Why did Germany attack Verdun in 1916?
The attack on Verdun (the Germans code-named it ‘Judgment’) came about because of a plan by the German Chief of General Staff, von Falkenhayn. He wanted to “bleed France white” by launching a massive German attack on a narrow stretch of land that had historic sentiment for the French – Verdun.
Who won the battle of Verdun 1916?
Battle of Verdun, (February 21–December 18, 1916), World War I engagement in which the French repulsed a major German offensive. It was one of the longest, bloodiest, and most-ferocious battles of the war; French casualties amounted to about 400,000, German ones to about 350,000. Some 300,000 were killed.
What was special about February 1916?
February 21, 1916 (Monday) Battle of Verdun – The Imperial German Army launched one of the biggest offenses of World War I, mobilizing 1.25 million soldiers in 50 divisions to assault and break the French line at Verdun, France, which was being defended by 1.14 million French soldiers.
How bad was the Battle of Verdun?
Despite the Germans’ plan to “bleed France white,” the Battle of Verdun resulted in roughly equal casualties for both sides. The German death toll was 143,000 (out of 337,000 total casualties) while the French lost 162,440 (out of 377,231).
Why was Verdun so important?
Verdun has become the representative memory of World War One for the French, much like the Battle of the Somme in the UK. The battle symbolises the determination of the French Army and the destructiveness of the war.
How long was the longest battle in history?
The battle lasted for 302 days, the longest and one of the most costly in human history.
What was the biggest thing in 1916?
- Battle of Verdunis fought. Battle of the Somme follows in July. Background: World War I.
- Pershing fails in raid into Mexico in quest of rebel Pancho Villa.
- Easter Rebellion in Ireland put down by British troops.
What major event happened in 1916?
1916 witnessed two of the most decisive battles of World War One – at Verdun and the Somme. 1916 is seen as the year when the armies of Britain, France and Germany were bled to death.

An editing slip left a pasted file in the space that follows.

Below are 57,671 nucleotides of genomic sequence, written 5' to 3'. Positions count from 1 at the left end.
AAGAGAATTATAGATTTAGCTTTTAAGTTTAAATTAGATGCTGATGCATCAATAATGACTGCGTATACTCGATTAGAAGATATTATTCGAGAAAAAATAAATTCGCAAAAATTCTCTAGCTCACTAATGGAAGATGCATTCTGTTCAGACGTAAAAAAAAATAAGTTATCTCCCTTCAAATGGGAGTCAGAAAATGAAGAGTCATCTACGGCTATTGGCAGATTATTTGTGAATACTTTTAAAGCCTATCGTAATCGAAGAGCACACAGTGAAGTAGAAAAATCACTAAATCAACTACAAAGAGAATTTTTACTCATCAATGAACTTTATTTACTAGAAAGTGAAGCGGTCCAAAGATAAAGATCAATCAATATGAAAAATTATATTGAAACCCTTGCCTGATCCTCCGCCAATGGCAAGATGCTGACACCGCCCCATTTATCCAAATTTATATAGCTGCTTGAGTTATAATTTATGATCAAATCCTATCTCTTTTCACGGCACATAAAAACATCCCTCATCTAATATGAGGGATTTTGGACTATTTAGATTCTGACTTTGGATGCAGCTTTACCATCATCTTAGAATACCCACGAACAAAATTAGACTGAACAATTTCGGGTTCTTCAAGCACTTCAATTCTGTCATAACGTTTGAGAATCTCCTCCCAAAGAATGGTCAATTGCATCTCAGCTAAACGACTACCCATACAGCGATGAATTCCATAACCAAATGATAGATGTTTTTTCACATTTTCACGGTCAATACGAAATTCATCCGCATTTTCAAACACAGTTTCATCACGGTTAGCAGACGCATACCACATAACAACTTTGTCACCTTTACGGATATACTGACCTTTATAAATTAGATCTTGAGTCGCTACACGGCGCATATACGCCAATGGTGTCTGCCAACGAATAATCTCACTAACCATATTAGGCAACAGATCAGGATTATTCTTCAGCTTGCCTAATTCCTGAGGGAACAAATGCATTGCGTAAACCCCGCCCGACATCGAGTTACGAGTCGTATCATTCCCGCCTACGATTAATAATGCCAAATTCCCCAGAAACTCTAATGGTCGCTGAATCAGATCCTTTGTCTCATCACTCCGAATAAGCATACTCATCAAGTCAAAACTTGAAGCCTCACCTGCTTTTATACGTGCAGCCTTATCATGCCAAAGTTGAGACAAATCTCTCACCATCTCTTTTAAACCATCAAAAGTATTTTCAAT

Was Verdun the longest battle in history?
The Battle of Verdun, 21 February-15 December 1916, became the longest battle in modern history. It was originally planned by the German Chief of General Staff, Erich von Falkenhayn to secure victory for Germany on the Western Front.
What does Verdun symbolize?
The British have the Somme. For the French it is the 10-month battle of Verdun. For both countries, these two epic confrontations came to symbolise the suffering and endurance of the common fighting man.
What was the death toll of the Battle of Verdun?
Written By: Battle of Verdun, (February 21–December 18, 1916), World War I engagement in which the French repulsed a major German offensive. It was one of the longest, bloodiest, and most-ferocious battles of the war; French casualties amounted to about 400,000, German ones to about 350,000. Some 300,000 were killed.
Where was the French fort in the Battle of Verdun?
Location of French forts in the area around Verdun, 1916, taken from the Encyclopædia Britannica ‘s 13th edition (1926). As early as January 1916, French airmen had detected German preparations for the Verdun offensive, and on February 11, 1916, a French intelligence officer discovered a buildup of German troops on the right bank of the Meuse.
What was the role of Verdun in World War 1?
Verdun was too far east to play a part in the offensives of 1915. The only role Verdun was able to play in the offensives of 1915 was as a source of artillery guns. This was very different from the role Verdun might have been expected to play before the war.
What did Falkenhayn use in the Battle of Verdun?
Here Falkenhayn planned to use more than 1200 artillery pieces to destroy French units, whilst making limited use of German infantry to minimise his own casualties. French troops manning a captured German Maxim MG 08 machine gun (mounted on a sledge) at Fort Douaumont, Verdun.